Hall County students receive mental health training

40 peer leaders represented their home schools Cherokee Bluff High School, Flowery Branch High School, and Lanier College and Career Academy for a full day of mental health-themed training at Eagle Ranch in Flowery Branch.

Students came away with plenty of resources in their tool belt from three evidence-based entities: QPR, Teen Mental Health First Aid, and Sources of Strength.

Adam Raulerson, Business Development Manager for Laurelwood Behavioral Health, provided QPR training to the students. QPR stands for Question, Persuade, and Refer and is a three-step method to help prevent suicide. This evidence-based program helps trained people recognize the warning signs of suicide, offer hope and save lives.

Hall County Student Services staff incorporated portions of teen mental health first aid into their time at Eagle Ranch. Students came away with a better understanding of mental health and when to seek help for themselves or a friend.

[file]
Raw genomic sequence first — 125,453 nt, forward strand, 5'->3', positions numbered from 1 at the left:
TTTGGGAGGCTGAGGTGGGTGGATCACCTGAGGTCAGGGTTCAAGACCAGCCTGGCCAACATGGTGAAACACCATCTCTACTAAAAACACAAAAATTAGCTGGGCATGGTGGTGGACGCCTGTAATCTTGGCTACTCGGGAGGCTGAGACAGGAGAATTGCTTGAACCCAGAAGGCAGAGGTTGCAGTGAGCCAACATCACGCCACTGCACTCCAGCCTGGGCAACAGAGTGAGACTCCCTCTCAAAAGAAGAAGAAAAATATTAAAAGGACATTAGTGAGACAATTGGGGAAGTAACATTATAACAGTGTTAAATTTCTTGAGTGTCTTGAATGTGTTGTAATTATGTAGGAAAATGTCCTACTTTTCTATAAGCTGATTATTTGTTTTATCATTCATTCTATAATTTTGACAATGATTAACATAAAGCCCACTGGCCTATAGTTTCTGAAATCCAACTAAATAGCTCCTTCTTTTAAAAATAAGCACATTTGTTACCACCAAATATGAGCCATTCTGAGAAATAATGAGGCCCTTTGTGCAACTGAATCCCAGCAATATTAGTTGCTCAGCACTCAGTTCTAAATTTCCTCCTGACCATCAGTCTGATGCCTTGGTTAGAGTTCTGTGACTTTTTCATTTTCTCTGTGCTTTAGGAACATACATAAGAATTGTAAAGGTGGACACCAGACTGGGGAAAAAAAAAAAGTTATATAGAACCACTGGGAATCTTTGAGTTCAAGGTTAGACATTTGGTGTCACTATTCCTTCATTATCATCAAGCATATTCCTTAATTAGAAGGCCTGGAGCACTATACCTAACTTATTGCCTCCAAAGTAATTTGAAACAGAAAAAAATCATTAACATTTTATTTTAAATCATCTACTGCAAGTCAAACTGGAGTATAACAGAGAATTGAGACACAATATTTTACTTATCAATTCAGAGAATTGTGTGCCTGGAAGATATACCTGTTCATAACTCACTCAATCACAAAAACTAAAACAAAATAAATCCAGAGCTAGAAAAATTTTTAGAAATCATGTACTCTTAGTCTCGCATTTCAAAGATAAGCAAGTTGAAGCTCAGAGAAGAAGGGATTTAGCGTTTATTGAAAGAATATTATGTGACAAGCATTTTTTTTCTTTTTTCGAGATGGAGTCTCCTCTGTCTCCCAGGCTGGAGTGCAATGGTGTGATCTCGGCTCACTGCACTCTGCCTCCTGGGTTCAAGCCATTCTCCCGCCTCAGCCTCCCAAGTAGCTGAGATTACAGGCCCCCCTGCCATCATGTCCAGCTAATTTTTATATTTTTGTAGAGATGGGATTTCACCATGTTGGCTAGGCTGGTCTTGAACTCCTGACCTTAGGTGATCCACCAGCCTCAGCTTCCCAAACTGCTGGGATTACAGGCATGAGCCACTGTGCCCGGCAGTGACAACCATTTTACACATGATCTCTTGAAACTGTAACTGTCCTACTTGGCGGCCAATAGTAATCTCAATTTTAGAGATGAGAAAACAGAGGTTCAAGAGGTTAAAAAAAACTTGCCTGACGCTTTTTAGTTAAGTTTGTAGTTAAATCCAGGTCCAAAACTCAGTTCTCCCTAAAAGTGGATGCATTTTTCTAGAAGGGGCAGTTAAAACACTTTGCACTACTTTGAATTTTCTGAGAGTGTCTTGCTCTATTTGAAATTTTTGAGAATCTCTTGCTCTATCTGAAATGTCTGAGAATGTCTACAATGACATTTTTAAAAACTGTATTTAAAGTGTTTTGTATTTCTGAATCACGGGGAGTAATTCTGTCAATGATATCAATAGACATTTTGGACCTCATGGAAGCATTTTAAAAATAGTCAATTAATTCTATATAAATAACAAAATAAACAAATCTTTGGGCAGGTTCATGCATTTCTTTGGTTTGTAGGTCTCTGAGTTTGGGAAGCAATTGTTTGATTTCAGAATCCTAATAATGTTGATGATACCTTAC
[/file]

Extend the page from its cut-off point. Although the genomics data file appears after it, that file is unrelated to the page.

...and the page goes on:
In preparation for Mental Health Awareness Month in May, participants also had the opportunity to plan a Sources of Strength campaign for their respective schools, focusing on mental health and well-being. Sources of Strength is a comprehensive strength-based wellness program that focuses on suicide prevention while impacting many other issues facing communities.

The Eagle Ranch event is funded by Project Aware of Hall County, a 5-year grant that was awarded to Hall County schools to increase awareness of mental health issues among school-aged youth. Project Aware provides training for school personnel and other adults who interact with school-aged youth to detect and respond to mental health issues. Plus, it connects school-aged youth who may be experiencing behavioral health issues with the support they need.


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Richard V. Johnson